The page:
First and most obvious is that Indonesia has the highest population of Muslims in the entire world. As I debated on telling locals that I am Canadian instead of from the US, I was suddenly reminded of the advice from travel guru Rick Steves (forgive me if my spelling is incorrect). Rick arrived in Iran with a similar worry and to his expectations found the people to be very welcoming towards him and curiously wanting to take pictures with him. I will say that his experience is an understatement to my own and as our blog progresses from this entry to the next there should be good evidence to an ultimate observation of Indonesia being one of the friendliest and welcoming places I have ever been to. A great thing to notice is that there is hardly a classist social setting here aside from a handful of rich people, so most view each other as equal. The government has only been organized positively for six years so it's evident that the government is less involved domestically then I'm used to. The police don't work after a certain time, usually after 2 pm. There are hardly any taxes being paid (more common in Jakarta). There is a subsidized gas pump for business vehicle but everyone uses it anyways because it's one third of the price. We have to to pay for many things separately because even though someone is employed many often don't receive a wage, and if they get the minimum, it's far from enough. Traveling in the city is a process of constantly contracting your needs to someone local without your permission. Getting out of a taxi? People will grab your bags before you can, and that's when you become under a mini work contract expected to pay. Crossing the street? The streets are designed against the idea of walking from one side to another. Cars do not stop unless you throw yourself in front of them. It's common to be afraid to do this, but usually a seasoned local will guide you across safely, and of course, will then expect to be paid. If you can't find your train seat a hospitable person will find it and you will have to pay. How much? They will want everything in your hand so don't hold even a tiny bill fold in front of them or else that is how much they will want. My taxi experience has always ended with a disagreement of fee and the cash I've used to pay has been switched by the driver for smaller bills in order to make me believe I didn't give enough. There is not much I can do except to have Sarah pay from now on. These are my only bugaboos and after doing much research, I found that nobody makes very much and there is a lack of government help. We can continue to feel ripped off for paying an extra twenty five cents or we can understand that twenty five cents is a meal to one local, and they need it. After coming to peace with this I was then able to enjoy myself.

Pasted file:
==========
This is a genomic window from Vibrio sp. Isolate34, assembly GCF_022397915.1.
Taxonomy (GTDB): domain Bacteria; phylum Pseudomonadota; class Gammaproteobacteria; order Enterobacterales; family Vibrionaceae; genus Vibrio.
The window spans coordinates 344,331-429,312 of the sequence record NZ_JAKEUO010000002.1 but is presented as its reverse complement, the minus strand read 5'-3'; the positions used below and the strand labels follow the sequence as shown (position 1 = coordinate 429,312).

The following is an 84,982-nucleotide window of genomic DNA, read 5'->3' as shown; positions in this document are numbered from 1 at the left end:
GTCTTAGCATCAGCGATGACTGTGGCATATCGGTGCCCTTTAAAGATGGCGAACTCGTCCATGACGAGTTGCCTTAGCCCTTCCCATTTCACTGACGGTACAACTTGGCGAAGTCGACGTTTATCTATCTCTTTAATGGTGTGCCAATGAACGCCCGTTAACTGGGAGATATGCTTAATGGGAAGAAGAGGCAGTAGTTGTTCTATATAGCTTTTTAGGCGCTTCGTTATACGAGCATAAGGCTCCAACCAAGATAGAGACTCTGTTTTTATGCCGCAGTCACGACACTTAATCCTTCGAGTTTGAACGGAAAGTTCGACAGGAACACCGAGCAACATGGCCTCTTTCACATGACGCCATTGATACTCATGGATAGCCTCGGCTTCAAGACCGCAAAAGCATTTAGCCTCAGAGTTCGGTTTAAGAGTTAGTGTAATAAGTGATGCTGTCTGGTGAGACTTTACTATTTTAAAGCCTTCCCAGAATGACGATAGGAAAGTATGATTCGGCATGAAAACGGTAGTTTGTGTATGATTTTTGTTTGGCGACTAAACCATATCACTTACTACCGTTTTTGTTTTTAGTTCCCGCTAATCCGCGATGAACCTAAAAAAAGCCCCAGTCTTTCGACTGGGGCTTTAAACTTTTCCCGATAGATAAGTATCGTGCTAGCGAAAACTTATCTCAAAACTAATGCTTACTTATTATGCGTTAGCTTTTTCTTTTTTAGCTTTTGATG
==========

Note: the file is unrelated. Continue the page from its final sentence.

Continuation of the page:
The atmosphere is really different. The Muslim prayer is belted over loud speakers five times a day. It's in Arabic and all it says is to praise god and recognize Muhammad, so that's peaceful if that's what your into. Drinking is against Islamic faith but even though it isn't illegal to partake, there is less variety yielding only a few weak beer companies, so California spoils me yet again. Waiting in lines are rarely respected and slow traffic will often utilize the side walks as driving lanes. A red light means prepare to stop and a person in front of you means stop. We spent two days walking this city and found little to do. The traffic is an eternal rush hour and we have to scream at each other to be heard. It's hot and polluted. We got the feeling that this is not the city to be for long. We bought train tickets to a city where we could find better history and social interaction. I couldn't imaging living hear but I can imagine that it would be a well rounding experience and would give a Westerner a compelling example and forced understanding of a highly populated place where everyone lives in the now, and are in similar living standards to each other. I live in a country that has taken a less than kind approach to Muslim communities and am now a visitor that does not represent my nation's government but the Americans that are welcoming and loving. Yogyakarta is the next place to visit and will be the final destination in Indonesia.  Chris-